Effects of insect herbivory on early plant succession: comparison of an English site and an American site
Biological Journal of the Linnean Society
The effects of insect herbivores on plant community characteristics of early secondary succession were compared in an Old World site (southern Britain) and a New World site (Iowa, U.S.A.). Plant species richness, species diversity, cover abundance, foliage height diversity, and a height index, used as a measure of vegetational structure, were significantly greater at the New World site than at the Old World site. At the Old World site during the first year of succession on bare ground, exclusion of foliar herbivores by the use of non-persistent insecticides significantly increased plant species richness, diversity and the cover abundance of the vegetation. These differences were due to an increase in the annual species in insecticide-treated plots. In the second year the removal of herbivores significantly increased cover abundance due to the enhanced growth of perennial grasses. These results indicate that at the Old World site insect herbivores begin to slow the rate of succession as early as the second year because of their impact on perennial grasses. At the New World site, none of the community characteristics measured were altered by herbivore exclusion. This is due to the relatively small contribution of annuals to species richness and cover abundance during the first year and of perennial grasses to cover abundance during the second year. We suggest that insect herbivores will only affect secondary succession in old fields at the New World site when perennial grasses become abundant, normally three to four years after succession begins.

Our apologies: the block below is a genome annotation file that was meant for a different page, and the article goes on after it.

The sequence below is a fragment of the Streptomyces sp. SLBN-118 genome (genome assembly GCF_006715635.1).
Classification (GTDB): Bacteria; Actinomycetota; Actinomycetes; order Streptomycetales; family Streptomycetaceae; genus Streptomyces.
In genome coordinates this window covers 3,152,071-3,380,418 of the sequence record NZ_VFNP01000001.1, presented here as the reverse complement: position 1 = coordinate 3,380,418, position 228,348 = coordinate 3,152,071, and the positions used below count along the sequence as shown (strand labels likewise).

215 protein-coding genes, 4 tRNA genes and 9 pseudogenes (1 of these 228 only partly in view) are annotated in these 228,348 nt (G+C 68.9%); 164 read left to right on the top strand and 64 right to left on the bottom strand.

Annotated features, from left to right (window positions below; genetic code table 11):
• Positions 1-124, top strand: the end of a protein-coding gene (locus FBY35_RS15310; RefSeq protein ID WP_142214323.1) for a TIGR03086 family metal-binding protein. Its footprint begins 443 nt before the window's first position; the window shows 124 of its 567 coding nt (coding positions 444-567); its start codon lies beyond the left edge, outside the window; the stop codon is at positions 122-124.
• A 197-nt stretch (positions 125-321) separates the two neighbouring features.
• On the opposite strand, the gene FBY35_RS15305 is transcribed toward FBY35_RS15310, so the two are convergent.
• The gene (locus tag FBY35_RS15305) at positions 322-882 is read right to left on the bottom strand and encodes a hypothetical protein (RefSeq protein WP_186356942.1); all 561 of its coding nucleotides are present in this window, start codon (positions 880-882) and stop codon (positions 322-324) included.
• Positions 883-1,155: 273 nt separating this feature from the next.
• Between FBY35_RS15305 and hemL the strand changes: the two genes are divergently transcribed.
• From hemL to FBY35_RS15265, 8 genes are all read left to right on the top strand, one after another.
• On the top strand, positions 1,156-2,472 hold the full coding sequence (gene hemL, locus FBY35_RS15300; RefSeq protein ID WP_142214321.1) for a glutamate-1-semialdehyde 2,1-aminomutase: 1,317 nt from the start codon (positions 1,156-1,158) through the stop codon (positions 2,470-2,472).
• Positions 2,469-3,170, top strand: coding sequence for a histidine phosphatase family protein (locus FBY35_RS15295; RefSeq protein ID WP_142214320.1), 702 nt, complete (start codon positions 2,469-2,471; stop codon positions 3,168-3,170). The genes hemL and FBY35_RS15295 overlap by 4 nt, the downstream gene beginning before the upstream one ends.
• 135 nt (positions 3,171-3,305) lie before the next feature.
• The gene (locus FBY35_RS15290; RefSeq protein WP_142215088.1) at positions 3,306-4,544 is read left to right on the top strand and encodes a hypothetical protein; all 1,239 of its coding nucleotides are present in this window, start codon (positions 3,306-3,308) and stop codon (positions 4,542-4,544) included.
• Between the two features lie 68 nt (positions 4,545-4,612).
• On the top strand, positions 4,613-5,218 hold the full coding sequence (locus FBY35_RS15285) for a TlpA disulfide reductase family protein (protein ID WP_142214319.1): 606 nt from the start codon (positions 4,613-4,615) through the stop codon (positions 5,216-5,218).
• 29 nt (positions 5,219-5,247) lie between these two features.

Sustainability, Early succession, insect herbivores, plants, transatlantic variation, vegetation structure
Published Article/Book Citation
Biological Journal of the Linnean Society, 35:3 (1988) pp.205-216.
This document is currently not available here.